Hendrix and Lee had first met in the mid-1960s before either musician became famous, Jimi even playing on an obscure soul single written by Arthur, Rosa Lee Brooks's "My Diary." On March 17, 1970, as Rowles tells it, he came back from a walk in London to find "Jimi Hendrix sitting on the couch in the apartment. I happened to have an old '54 Stratocaster, and I wanted him to see it. He looked at my guitar and played it a little bit, and then Arthur says, 'you know, we should go jam.' Everybody thought that was a great idea, so Arthur called Olympic Studios, and it just so happened that they didn't have anything booked that night in the main room. I'd say we played a good eight or nine hours that night. I don't know what happened to all of the material. I do know that we did a version of 'Ezy Ryder' [Hendrix's own version later showing up on his first posthumous album, 1971's Cry of Love] that was quite spectacular. He wanted to show it to us, 'cause he liked our rhythm section a lot. We did some jamming—there was a percussionist friend of his there, I can't remember who it was—just two-chord stuff."

    "The Everlasting First" itself, adds Gary, "represents a dream of any guitar player who's ever played a Stratocaster. I sat next to Jimi Hendrix, three feet away from him, for almost eight hours, and none of us even got up to go to the bathroom. When that song fades out, you have no idea what happened after that. No one does—I may be one of the only people left alive who knows. That thing went on for twenty minutes; I mean, we sat there for twenty minutes and just played that riff. The roof came off of the building several times that night."

    Most of False Start, however, was recorded a few months later, in June and July, at the Record Plant in Los Angeles. Here again, there was a strong Hendrix connection, as Record Plant co-founder and engineer Gary Kellgren had done a lot of work with Jimi, who visited Love to hang out with the band during the recording. Although Hendrix didn't play on any more tracks to find release on False Start, another old friend who did was Nooney Rickett, who contributed some vocals and rhythm guitar. "Ride That Vibration" is a particular favorite of Rowles as it was "a chance for me to do my thing, and I loved the feel. There's that George Suranovich 16-bar phrases thing, and Frank Fayad's psychedelic bass thing, and my just kind of going out into my little place in outer space thing."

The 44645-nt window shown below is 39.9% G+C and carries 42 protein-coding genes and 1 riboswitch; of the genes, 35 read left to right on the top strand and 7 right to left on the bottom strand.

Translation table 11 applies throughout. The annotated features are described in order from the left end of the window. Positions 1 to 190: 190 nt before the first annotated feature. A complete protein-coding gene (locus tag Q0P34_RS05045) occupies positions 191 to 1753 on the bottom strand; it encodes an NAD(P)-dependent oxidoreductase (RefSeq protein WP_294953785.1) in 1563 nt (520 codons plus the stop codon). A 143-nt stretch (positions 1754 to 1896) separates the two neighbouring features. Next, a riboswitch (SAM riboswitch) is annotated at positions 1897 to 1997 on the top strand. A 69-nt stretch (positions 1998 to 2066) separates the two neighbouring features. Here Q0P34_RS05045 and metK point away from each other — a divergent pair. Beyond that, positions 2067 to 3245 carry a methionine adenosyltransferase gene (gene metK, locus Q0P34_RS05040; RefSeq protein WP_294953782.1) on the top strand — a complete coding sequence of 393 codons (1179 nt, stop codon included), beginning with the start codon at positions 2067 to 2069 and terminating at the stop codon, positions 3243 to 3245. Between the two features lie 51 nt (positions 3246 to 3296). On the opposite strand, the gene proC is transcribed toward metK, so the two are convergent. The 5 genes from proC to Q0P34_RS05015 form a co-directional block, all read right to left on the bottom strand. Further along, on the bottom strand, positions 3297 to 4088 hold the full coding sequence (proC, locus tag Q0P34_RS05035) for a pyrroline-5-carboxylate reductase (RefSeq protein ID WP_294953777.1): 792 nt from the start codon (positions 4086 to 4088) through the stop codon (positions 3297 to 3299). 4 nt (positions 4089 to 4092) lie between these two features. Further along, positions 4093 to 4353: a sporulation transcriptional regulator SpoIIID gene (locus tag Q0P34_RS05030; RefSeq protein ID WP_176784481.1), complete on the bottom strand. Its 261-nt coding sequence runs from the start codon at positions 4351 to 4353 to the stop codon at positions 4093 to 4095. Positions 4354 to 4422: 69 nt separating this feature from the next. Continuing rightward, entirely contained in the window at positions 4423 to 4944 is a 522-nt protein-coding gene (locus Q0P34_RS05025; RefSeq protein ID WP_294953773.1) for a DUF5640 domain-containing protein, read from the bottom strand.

False Start received a glowing review in Rolling Stone by Mike Saunders, who enthused, "Arthur Lee is now a good and unaffected singer, having both a soft and a screaming voice...[his] songs are engaging in their simple structure, this album is engaging in its whole, and I think I could rave on all day saying wonderful things about it." But despite the praise, it could only struggle to #184 in the charts, and the lineup that recorded it started to crumble soon after it was recorded. "There were substance abuse problems," admits Rowles. "Arthur had some issues, they're probably well known. It started getting to the point that when we would go to play a gig, he would basically almost have to be dragged on the stage. I couldn't be a part of that, so I left; I was the first one to quit." Though he was replaced by John Sterling, and Fayad and Suranovich carried on playing with Lee in Love for a while, no more albums were recorded before this version of the band broke up.

    Rowles, who today runs Audio Media Services in Oregon, remains proud of his stint with Love. For all Arthur Lee's quirks, Gary emphasizes, "he was a very powerful singer, and his writing was very good, timely prose and lyrics for the culture at the time. He knew how to get good things out of people, and there were a lot of good times working with him." He's also thankful that "my opportunity to play with Arthur Lee afforded me probably one of the greatest opportunities that anyone of my era could have experienced, and that is the opportunity to play with Jimi Hendrix three times. Any guitar player on this earth that's ever heard that from me...immediately, their jaws drop." -- Richie Unterberger

contents copyright Richie Unterberger, 2000-2010